By using this site, you agree to our updated Privacy Policy and our Terms of Use. Manage your Cookies Settings.
429,615 Members | 1,961 Online
Bytes IT Community
+ Ask a Question
Need help? Post your question and get tips & solutions from a community of 429,615 IT Pros & Developers. It's quick & easy.

BeginReceive Async network socket example

P: n/a
Dear Readers,

I am in the process of implementing a non-blocking ASYNC TCP client
using the .Net socket class. I am a little confused by the MSDN
example. I have pasted the code here.

private static void ReceiveCallback( IAsyncResult ar ) {
try {
// Retrieve the state object and the client socket
// from the asynchronous state object.
StateObject state = (StateObject) ar.AsyncState;
Socket client = state.workSocket;
// Read data from the remote device.
int bytesRead = client.EndReceive(ar);
if (bytesRead > 0) {
// There might be more data, so store the data received so
far.
state.sb.Append(Encoding.ASCII.GetString(state.buf fer,0,bytesRead));
// Get the rest of the data.
client.BeginReceive(state.buffer,0,StateObject.Buf ferSize,0,
new AsyncCallback(ReceiveCallback), state);
} else {
// All the data has arrived; put it in response.
if (state.sb.Length > 1) {
response = state.sb.ToString();
}
}
} catch (Exception e) {
Console.WriteLine(e.ToString());
}
}

In the callback if the number of bytes read is zero the else branch is
used.

What conditions do you expect here? Ie will I come through here once
the reads finished or is this branch more to catch the remote end
point hanging up?

Could someone explain this a better as all my data appears to be read
correctly in the first branch.

Thanks

Mark
Nov 16 '05 #1
Share this Question
Share on Google+
1 Reply


P: n/a
Mark Smith <sh******@yahoo.com.au> wrote:
I am in the process of implementing a non-blocking ASYNC TCP client
using the .Net socket class. I am a little confused by the MSDN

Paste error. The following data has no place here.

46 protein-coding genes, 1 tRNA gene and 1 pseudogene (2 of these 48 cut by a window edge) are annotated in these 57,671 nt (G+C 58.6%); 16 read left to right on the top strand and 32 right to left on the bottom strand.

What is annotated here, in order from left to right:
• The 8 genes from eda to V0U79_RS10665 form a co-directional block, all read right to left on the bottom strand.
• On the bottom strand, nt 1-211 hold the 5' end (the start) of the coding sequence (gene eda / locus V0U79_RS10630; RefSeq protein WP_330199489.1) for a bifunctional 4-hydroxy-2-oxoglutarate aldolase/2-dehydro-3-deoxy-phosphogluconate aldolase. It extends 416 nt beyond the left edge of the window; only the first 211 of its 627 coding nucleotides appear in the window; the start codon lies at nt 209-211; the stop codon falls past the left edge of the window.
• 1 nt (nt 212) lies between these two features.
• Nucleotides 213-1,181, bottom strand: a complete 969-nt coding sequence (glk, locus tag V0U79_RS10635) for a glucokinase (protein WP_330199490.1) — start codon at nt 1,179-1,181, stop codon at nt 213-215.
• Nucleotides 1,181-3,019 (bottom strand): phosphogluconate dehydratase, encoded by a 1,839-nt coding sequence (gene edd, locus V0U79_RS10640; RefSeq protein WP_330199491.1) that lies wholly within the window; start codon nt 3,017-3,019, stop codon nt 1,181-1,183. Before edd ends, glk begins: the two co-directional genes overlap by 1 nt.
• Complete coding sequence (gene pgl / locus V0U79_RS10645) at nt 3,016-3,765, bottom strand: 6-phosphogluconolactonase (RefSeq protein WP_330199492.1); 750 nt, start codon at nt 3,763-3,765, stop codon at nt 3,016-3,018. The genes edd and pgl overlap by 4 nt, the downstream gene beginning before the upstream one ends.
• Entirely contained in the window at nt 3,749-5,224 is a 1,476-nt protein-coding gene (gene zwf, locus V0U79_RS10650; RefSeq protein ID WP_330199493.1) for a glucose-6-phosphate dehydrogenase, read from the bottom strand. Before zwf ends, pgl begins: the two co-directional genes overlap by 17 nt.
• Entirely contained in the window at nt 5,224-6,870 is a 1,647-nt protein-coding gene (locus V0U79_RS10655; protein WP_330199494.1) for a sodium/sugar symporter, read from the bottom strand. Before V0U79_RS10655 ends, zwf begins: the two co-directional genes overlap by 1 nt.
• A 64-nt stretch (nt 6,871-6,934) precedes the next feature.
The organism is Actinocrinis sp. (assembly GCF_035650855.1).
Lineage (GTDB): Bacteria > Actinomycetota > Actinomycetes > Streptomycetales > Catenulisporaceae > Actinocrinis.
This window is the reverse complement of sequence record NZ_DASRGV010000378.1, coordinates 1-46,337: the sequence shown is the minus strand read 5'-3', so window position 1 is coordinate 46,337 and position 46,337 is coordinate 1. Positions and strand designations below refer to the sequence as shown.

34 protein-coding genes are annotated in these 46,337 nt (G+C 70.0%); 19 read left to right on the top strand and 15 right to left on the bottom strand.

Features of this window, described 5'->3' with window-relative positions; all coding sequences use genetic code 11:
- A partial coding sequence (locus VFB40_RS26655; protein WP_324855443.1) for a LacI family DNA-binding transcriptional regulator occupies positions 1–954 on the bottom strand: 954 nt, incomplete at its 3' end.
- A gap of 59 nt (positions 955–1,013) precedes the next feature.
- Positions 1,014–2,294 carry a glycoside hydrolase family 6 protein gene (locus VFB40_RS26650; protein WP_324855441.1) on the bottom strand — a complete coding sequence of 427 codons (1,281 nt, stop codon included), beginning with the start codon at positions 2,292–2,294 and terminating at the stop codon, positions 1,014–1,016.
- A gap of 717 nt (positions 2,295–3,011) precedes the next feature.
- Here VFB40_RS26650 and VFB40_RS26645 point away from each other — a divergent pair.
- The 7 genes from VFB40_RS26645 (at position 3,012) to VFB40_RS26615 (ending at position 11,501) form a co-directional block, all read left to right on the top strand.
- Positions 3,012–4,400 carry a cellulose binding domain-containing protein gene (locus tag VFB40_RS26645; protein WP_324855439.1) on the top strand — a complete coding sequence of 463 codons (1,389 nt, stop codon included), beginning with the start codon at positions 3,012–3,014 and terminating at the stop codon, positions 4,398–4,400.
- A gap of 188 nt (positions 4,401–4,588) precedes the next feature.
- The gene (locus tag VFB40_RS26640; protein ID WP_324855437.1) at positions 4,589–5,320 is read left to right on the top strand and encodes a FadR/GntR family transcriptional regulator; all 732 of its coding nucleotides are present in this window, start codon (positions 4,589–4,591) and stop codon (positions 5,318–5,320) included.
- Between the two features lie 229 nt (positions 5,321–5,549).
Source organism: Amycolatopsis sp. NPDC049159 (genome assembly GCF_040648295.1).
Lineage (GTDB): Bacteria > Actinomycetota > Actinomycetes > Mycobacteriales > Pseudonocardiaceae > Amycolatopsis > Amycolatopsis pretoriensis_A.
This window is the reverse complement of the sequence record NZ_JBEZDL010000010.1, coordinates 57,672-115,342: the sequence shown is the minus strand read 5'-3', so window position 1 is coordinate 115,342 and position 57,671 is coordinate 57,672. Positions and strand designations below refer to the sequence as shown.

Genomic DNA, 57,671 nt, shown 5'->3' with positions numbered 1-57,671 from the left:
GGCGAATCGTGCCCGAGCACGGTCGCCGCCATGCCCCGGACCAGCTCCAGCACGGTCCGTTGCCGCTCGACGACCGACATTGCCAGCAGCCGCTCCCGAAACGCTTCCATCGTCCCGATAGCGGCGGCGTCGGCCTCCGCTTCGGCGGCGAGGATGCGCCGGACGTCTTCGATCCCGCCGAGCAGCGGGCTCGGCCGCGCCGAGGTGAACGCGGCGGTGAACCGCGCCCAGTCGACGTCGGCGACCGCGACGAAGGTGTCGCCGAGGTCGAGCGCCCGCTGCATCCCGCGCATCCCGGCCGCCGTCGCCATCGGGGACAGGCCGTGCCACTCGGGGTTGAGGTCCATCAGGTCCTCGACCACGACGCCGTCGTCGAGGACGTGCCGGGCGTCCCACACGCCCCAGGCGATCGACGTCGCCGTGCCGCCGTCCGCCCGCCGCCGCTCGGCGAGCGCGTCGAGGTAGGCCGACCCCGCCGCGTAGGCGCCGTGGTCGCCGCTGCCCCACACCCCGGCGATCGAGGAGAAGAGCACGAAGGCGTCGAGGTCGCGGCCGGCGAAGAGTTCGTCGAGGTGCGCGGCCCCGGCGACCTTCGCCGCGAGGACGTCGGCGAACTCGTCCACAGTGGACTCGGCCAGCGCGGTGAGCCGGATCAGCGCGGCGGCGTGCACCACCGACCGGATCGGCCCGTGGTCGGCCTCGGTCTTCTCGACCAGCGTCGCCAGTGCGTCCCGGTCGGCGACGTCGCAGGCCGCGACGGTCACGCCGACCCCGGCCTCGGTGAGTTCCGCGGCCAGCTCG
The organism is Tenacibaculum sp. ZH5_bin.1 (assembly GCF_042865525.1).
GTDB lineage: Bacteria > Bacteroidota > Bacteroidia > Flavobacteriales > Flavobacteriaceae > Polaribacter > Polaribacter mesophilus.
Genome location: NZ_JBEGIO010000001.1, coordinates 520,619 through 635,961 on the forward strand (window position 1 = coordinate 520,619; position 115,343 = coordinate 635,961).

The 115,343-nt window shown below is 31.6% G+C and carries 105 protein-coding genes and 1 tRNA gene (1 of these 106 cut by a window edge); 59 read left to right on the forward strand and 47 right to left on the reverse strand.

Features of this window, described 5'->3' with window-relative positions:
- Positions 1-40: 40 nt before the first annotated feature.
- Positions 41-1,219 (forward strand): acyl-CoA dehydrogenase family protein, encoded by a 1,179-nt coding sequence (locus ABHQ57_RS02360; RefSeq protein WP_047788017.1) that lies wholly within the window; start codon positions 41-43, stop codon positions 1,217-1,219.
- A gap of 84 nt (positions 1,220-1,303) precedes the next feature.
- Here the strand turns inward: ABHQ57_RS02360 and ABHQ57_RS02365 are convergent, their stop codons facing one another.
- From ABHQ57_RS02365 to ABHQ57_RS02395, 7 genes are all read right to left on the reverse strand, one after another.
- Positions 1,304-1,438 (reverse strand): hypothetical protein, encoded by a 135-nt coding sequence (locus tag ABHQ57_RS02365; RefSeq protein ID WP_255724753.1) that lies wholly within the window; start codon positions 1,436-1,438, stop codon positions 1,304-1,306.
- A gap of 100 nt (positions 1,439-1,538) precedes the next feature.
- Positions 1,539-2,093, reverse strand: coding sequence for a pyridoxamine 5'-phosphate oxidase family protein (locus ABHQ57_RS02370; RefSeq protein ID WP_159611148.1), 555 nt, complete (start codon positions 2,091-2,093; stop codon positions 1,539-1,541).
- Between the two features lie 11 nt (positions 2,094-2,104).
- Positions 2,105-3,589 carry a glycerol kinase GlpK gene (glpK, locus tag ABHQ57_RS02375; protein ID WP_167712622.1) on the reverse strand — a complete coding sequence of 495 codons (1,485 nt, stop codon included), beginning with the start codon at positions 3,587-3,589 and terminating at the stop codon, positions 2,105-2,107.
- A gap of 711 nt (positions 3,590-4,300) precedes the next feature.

example. I have pasted the code here.

private static void ReceiveCallback( IAsyncResult ar ) {
try {
// Retrieve the state object and the client socket
// from the asynchronous state object.
StateObject state = (StateObject) ar.AsyncState;
Socket client = state.workSocket;
// Read data from the remote device.
int bytesRead = client.EndReceive(ar);
if (bytesRead > 0) {
// There might be more data, so store the data received so
far.
state.sb.Append(Encoding.ASCII.GetString(state.buf fer,0,bytesRead));
// Get the rest of the data.
client.BeginReceive(state.buffer,0,StateObject.Buf ferSize,0,
new AsyncCallback(ReceiveCallback), state);
} else {
// All the data has arrived; put it in response.
if (state.sb.Length > 1) {
response = state.sb.ToString();
}
}
} catch (Exception e) {
Console.WriteLine(e.ToString());
}
}

In the callback if the number of bytes read is zero the else branch is
used.

What conditions do you expect here? Ie will I come through here once
the reads finished or is this branch more to catch the remote end
point hanging up?

Could someone explain this a better as all my data appears to be read
correctly in the first branch.


I'm not entirely sure what you're asking. Calling Read once (or
anything similar) isn't guaranteed to get all the data in one go.
(Imagine you're downloading hundreds of megs - you may well not *need*
to have it all at one point in time.) Therefore you may well have more
data still to read. When a reading method returns 0, that means that
you've reached the end of the stream, or the socket has been closed,
etc - it means you're done.

--
Jon Skeet - <sk***@pobox.com>
http://www.pobox.com/~skeet
If replying to the group, please do not mail me too
Nov 16 '05 #2

This discussion thread is closed

Replies have been disabled for this discussion.